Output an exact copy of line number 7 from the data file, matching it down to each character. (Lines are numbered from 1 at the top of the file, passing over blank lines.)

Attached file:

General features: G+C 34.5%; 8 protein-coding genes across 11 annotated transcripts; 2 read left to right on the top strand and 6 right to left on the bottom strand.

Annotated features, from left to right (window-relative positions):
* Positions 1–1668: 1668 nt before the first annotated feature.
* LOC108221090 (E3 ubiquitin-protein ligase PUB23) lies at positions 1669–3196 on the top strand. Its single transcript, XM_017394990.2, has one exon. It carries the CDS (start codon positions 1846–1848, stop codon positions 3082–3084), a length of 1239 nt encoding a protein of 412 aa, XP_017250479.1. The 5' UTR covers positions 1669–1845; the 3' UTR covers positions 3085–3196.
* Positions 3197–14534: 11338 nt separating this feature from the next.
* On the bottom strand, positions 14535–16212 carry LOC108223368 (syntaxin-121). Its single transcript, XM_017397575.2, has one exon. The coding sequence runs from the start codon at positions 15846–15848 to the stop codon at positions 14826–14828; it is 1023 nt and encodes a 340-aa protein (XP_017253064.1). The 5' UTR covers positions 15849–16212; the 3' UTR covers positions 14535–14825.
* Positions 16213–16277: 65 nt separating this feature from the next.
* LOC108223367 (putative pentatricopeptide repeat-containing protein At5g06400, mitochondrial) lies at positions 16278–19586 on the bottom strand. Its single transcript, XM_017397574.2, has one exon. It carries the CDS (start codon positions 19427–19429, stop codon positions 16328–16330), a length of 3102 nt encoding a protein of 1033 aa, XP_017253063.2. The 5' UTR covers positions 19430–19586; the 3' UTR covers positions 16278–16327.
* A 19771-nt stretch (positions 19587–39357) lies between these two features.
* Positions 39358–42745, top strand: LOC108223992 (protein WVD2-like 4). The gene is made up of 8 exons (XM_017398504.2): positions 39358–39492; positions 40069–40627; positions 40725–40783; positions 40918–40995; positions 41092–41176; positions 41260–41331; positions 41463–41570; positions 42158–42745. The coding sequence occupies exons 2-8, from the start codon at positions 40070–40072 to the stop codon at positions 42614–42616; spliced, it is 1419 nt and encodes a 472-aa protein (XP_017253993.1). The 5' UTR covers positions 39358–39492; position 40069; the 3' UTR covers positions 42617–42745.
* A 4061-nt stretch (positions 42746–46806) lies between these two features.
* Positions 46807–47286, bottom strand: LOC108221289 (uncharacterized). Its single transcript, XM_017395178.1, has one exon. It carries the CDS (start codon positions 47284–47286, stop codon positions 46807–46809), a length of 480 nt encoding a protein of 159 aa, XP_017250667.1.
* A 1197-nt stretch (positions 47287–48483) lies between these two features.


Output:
* Positions 16213–16277: 65 nt separating this feature from the next.